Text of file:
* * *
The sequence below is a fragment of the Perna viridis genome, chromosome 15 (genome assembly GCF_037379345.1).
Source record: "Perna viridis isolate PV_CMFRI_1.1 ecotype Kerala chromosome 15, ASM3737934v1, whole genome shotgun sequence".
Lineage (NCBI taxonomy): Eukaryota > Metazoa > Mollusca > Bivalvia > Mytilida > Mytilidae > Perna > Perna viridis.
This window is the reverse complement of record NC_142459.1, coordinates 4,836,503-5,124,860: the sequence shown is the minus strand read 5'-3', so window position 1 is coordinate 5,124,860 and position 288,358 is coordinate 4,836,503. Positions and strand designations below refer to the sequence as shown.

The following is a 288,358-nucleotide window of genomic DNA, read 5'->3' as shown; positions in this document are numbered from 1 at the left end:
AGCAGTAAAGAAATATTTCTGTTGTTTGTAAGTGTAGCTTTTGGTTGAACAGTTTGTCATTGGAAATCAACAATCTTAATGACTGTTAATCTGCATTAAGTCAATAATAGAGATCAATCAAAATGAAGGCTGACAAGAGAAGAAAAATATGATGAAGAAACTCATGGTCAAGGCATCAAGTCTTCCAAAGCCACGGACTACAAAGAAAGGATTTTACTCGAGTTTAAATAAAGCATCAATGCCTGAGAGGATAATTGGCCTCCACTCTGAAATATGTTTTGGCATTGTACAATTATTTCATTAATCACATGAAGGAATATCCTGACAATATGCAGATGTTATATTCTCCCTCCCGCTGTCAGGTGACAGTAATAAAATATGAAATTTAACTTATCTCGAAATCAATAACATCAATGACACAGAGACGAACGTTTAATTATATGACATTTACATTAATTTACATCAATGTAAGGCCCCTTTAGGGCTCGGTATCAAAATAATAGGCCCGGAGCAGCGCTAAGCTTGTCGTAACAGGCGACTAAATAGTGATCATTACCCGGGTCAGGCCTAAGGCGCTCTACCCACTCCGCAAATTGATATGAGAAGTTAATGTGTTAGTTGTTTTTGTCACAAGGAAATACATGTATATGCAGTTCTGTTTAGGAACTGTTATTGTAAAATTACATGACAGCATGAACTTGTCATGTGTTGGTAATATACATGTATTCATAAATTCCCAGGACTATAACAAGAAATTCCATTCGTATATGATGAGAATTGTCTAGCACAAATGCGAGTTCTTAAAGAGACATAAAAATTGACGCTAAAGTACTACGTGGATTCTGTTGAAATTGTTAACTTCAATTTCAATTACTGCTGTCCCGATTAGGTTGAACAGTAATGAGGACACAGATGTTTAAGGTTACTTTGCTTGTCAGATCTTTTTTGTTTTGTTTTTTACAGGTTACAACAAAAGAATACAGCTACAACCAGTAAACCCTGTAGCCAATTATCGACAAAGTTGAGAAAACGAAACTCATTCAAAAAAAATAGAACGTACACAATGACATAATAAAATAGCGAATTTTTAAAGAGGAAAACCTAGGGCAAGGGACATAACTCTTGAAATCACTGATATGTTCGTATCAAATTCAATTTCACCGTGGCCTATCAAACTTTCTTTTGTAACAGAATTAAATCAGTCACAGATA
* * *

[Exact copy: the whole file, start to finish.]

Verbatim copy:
The sequence below is a fragment of the Perna viridis genome, chromosome 15 (genome assembly GCF_037379345.1).
Source record: "Perna viridis isolate PV_CMFRI_1.1 ecotype Kerala chromosome 15, ASM3737934v1, whole genome shotgun sequence".
Lineage (NCBI taxonomy): Eukaryota > Metazoa > Mollusca > Bivalvia > Mytilida > Mytilidae > Perna > Perna viridis.
This window is the reverse complement of record NC_142459.1, coordinates 4,836,503-5,124,860: the sequence shown is the minus strand read 5'-3', so window position 1 is coordinate 5,124,860 and position 288,358 is coordinate 4,836,503. Positions and strand designations below refer to the sequence as shown.

The following is a 288,358-nucleotide window of genomic DNA, read 5'->3' as shown; positions in this document are numbered from 1 at the left end:
AGCAGTAAAGAAATATTTCTGTTGTTTGTAAGTGTAGCTTTTGGTTGAACAGTTTGTCATTGGAAATCAACAATCTTAATGACTGTTAATCTGCATTAAGTCAATAATAGAGATCAATCAAAATGAAGGCTGACAAGAGAAGAAAAATATGATGAAGAAACTCATGGTCAAGGCATCAAGTCTTCCAAAGCCACGGACTACAAAGAAAGGATTTTACTCGAGTTTAAATAAAGCATCAATGCCTGAGAGGATAATTGGCCTCCACTCTGAAATATGTTTTGGCATTGTACAATTATTTCATTAATCACATGAAGGAATATCCTGACAATATGCAGATGTTATATTCTCCCTCCCGCTGTCAGGTGACAGTAATAAAATATGAAATTTAACTTATCTCGAAATCAATAACATCAATGACACAGAGACGAACGTTTAATTATATGACATTTACATTAATTTACATCAATGTAAGGCCCCTTTAGGGCTCGGTATCAAAATAATAGGCCCGGAGCAGCGCTAAGCTTGTCGTAACAGGCGACTAAATAGTGATCATTACCCGGGTCAGGCCTAAGGCGCTCTACCCACTCCGCAAATTGATATGAGAAGTTAATGTGTTAGTTGTTTTTGTCACAAGGAAATACATGTATATGCAGTTCTGTTTAGGAACTGTTATTGTAAAATTACATGACAGCATGAACTTGTCATGTGTTGGTAATATACATGTATTCATAAATTCCCAGGACTATAACAAGAAATTCCATTCGTATATGATGAGAATTGTCTAGCACAAATGCGAGTTCTTAAAGAGACATAAAAATTGACGCTAAAGTACTACGTGGATTCTGTTGAAATTGTTAACTTCAATTTCAATTACTGCTGTCCCGATTAGGTTGAACAGTAATGAGGACACAGATGTTTAAGGTTACTTTGCTTGTCAGATCTTTTTTGTTTTGTTTTTTACAGGTTACAACAAAAGAATACAGCTACAACCAGTAAACCCTGTAGCCAATTATCGACAAAGTTGAGAAAACGAAACTCATTCAAAAAAAATAGAACGTACACAATGACATAATAAAATAGCGAATTTTTAAAGAGGAAAACCTAGGGCAAGGGACATAACTCTTGAAATCACTGATATGTTCGTATCAAATTCAATTTCACCGTGGCCTATCAAACTTTCTTTTGTAACAGAATTAAATCAGTCACAGATA